Then, while drafting, she refers to these notebooks that (hopefully) have answers to her questions while she's drafting. If they don't, then she will give herself a note in the draft to look it up later. Later, she'll dive into the researching rabbit hole and record her answers.
But, as she admitted, she's still refining her process and it's difficult to keep organized.
Walking among giants
Attending this event felt a little different than others. I felt the difference when I first walked in. I showed up, and everyone was hugging and talking and taking pictures. Maybe I had never been this early before, though, so I didn't think much of it.
After Amy Loveblood's reading, I stood in line to get my book signed. The bookstore host went around and wrote our names on post-its so we could have them personalized if we wanted. The gal behind me didn't have to tell her name to the bookstore clerk, though. "Oh, it was funny talking to your publisher," the clerk said as she wrote her name. "She wanted to know if I could book you in for a reading, but I had you scheduled months ago. I saw you had a book coming out, so I just put you in." They hugged and laughed. Wow, I thought. What would that be like?...
Before I could really imagine having that kind of relationship with one of my all time favorite bookstores, I overheard the clerk talk to the next person in line. She asked for her name, wrote it down, and then looked at her. "You colored your hair," she said. "When's your next book coming out?" Wow, I thought again. I'm walking among giants here. These people are living my dream. I was sandwiched between published authors. Wow! Wow! Wow! I almost expected someone to ask me when my book was coming out and blushed as I thought about my unfinished discovery draft at home. Thankfully, no one asked me.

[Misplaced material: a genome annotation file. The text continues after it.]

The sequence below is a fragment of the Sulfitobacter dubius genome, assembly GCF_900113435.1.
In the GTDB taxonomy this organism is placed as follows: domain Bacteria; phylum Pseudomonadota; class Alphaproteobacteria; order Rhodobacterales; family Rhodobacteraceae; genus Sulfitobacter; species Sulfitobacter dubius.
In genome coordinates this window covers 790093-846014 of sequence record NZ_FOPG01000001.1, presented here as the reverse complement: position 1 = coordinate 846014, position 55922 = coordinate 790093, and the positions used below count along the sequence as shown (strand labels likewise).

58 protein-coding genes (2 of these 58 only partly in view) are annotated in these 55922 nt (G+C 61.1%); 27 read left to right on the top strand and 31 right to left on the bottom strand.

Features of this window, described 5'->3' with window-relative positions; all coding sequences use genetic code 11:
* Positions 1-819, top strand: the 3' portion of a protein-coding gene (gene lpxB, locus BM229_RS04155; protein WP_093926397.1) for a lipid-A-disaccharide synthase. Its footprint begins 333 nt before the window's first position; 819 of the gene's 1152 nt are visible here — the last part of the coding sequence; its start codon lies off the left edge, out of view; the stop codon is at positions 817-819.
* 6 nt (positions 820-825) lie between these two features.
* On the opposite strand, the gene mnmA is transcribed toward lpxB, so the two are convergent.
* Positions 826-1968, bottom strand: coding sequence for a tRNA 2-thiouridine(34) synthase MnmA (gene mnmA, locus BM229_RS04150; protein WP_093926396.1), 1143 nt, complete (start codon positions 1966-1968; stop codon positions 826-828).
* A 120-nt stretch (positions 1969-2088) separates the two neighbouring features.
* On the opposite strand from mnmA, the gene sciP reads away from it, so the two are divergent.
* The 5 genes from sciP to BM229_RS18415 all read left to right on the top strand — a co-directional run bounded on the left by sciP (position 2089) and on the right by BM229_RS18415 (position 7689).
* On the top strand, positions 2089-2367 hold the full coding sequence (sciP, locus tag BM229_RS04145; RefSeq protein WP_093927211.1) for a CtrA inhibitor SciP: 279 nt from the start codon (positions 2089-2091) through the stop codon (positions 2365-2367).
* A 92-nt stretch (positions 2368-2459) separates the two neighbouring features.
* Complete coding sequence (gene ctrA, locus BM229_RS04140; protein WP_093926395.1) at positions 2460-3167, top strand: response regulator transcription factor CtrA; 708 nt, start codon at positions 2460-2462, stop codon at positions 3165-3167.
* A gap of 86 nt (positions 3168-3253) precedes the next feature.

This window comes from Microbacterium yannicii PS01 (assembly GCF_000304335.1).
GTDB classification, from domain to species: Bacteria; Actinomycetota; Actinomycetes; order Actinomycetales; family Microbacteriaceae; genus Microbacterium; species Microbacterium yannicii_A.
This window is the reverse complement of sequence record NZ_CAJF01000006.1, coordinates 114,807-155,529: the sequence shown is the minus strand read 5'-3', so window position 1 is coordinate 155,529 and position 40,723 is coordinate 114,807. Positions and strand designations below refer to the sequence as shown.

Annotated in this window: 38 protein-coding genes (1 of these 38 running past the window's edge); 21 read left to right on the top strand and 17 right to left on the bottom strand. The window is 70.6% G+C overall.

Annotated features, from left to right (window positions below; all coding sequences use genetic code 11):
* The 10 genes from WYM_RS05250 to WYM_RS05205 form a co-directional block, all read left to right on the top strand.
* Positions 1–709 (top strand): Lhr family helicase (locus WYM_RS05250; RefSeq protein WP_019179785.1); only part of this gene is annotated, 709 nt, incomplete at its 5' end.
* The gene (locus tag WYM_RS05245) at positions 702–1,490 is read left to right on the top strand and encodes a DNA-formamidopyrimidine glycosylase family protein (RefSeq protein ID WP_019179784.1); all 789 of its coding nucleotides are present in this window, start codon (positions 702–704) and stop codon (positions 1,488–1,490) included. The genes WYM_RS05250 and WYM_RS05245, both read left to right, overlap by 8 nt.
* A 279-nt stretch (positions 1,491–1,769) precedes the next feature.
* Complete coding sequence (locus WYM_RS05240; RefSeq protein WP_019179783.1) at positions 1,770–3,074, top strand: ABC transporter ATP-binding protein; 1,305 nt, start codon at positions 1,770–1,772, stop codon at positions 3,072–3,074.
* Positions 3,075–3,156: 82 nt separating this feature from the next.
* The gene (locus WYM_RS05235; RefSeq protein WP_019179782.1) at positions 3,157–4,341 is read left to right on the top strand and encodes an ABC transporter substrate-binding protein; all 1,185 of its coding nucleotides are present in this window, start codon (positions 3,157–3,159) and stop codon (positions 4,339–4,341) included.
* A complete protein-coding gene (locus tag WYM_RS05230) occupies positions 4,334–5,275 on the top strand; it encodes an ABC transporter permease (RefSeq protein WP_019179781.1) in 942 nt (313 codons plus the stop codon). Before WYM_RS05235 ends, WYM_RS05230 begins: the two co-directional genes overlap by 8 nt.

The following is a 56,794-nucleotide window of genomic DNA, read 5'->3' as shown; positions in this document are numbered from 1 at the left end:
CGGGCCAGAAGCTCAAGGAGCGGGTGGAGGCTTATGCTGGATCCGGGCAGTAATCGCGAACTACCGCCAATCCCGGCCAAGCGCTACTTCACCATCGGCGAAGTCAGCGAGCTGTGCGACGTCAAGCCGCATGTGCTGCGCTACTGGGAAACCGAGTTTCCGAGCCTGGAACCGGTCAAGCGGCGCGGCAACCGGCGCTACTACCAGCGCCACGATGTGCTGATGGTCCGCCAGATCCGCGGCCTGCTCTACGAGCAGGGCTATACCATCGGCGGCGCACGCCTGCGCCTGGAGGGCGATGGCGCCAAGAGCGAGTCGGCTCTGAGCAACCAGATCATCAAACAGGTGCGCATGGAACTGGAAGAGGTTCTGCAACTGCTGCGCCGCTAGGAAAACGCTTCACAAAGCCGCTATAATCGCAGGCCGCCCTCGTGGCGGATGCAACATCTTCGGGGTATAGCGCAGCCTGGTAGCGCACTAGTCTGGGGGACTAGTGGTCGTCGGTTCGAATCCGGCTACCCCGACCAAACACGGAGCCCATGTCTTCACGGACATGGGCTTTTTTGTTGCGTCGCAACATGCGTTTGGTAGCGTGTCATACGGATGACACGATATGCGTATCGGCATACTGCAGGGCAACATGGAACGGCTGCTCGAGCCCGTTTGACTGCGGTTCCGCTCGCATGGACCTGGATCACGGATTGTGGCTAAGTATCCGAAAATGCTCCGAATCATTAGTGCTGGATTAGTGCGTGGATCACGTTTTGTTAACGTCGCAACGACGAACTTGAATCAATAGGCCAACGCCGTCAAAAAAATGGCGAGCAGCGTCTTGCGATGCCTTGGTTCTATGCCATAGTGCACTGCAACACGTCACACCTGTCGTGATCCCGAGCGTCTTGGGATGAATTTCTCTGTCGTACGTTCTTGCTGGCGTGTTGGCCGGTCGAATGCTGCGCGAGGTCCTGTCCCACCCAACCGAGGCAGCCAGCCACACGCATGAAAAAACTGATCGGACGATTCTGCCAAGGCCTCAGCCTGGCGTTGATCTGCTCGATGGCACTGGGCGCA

When it was my turn to get my book signed, I handed her the book and Amy Loveblood looked at my name, then at me. She asked if my last name was Lamoreaux. She said it wrong, but that's not her fault. It's Hubby's fault for having a complicated French name. ha ha! She remembered meeting me on Twitter, probably from the #MTMC thing. I told her, yes and something else I don't remember, which made me blush, but smiley at the same time. I quickly got out of line and hid behind a piece of cake... still smiling and thinking, this is awesome!...
As I was driving home, I practically giggled out loud. I had had such a good time at the reading. I learned about the writing and researching process, I got to hear the author read a part of her book (that I can't wait to start reading!), I was among other published authors, and I got cake.